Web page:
This very well written and interesting biography is a narrative of the career of the Count-Duke of Olivares, the royal favorite who was the principal minister of the Spanish crown for the first half of the reign of Philip IV. Essentially a description of Olivares' ministerial career, this book provides considerable insight into both Olivares himself and the nature of early modern states. Olivares came to power when the teenage Philip succeeded his father. He had previously established himself as the royal favorite and seems to have had a paternal relationship with Philip. An intelligent and very diligent individual, Olivares seems to have been motivated to pursue political power by a combination of personal ambition, ambition for his family's status, a sincere devotion to service to the Crown, and a strong sense of religious devotion to the Catholic cause. Olivares assumed power under challenging circumstances. The Spanish Hapsburg state, bolstered by the riches of the Western Hemisphere, had been the most powerful polity in 16th century Europe. By the 17th century, however, Spain was challenged by the Dutch and the French, and was entangled in the complex politics in the low countries, Germany, and Italy. Along with many other intelligent Spaniards, Olivares recognized that coping with the decline of the Spanish state required considerable reform.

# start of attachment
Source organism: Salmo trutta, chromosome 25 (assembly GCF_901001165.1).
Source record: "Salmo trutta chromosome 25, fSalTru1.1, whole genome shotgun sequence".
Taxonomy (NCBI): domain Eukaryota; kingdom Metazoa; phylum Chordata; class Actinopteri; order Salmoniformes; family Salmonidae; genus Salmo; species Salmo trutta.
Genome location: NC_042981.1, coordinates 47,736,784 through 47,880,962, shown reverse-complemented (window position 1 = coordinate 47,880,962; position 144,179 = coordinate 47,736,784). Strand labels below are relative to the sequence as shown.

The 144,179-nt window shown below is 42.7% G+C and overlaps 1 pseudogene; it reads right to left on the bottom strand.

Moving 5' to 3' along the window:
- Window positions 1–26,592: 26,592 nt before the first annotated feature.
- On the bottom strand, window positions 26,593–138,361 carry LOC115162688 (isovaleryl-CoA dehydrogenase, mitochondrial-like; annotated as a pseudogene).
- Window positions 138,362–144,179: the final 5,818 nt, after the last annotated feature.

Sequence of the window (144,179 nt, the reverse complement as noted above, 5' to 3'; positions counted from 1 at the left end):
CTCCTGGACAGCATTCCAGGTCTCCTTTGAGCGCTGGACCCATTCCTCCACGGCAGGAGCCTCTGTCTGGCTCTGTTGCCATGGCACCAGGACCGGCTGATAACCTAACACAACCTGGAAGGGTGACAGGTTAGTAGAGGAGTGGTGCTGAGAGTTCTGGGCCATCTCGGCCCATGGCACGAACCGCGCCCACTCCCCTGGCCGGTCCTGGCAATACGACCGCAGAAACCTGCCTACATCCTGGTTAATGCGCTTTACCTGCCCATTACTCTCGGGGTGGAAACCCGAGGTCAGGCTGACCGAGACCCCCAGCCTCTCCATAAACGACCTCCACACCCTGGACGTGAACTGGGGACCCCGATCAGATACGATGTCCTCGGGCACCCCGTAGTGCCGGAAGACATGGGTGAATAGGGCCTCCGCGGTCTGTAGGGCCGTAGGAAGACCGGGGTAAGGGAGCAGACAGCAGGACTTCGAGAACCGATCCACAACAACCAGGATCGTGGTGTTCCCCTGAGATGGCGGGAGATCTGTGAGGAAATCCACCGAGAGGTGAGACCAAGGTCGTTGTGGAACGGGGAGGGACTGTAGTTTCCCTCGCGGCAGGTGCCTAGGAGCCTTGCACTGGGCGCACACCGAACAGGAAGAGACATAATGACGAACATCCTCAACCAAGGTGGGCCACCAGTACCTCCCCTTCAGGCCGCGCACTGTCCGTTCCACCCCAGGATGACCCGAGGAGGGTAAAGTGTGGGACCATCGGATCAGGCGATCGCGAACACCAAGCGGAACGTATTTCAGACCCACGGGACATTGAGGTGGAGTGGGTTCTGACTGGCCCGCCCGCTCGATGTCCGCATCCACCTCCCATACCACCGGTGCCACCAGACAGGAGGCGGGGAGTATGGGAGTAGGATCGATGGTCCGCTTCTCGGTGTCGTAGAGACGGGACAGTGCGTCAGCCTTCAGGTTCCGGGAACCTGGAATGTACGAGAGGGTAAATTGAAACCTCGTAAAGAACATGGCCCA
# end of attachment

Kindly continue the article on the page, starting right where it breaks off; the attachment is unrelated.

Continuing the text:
Over the course of his dominance of Spanish politics and foreign policy, Olivares attempted multiple reforms. These included attempts to overhaul the creaky tax structure, find a reliable currency, revive Spanish trade, and ward off the challenges of the Dutch, the French, and threats to Catholicism in the Holy Roman Empire. Like other early modern states, Spain was an assemblage of kingdoms united under the crown without uniform government, taxation, and with considerable social and economic barriers. The crown depended disproportionately, both financially and for administrative manpower, on the Castilian heartland. Ultimately, Castile was unable to sustain the burden. Olivares attempted unsuccessfully to develop more uniform government and encourage a more diverse service nobility and this period of dominance was terminated by the revolt of Catalonia and Portugal.
Elliott shows well that Olivares attempts at reform were frustrated by large magnitude of the tasks, the sometimes contradictory nature of the needed reforms, and particularly by the demands of Olivares' foreign policy. The latter was an attempt to maintain Spanish power throughout Europe and Spain's colonial possessions. The enormous burden of this effort, particularly the high costs of financing war on many fronts, required continuous resort to expedients that frustrated many aspects of the reform program. The end result was failure of reform and progressive loss of Spanish power in Europe and the colonies. In many ways, this is a very well documented and described case study of the challenges of governance in early modern Europe.
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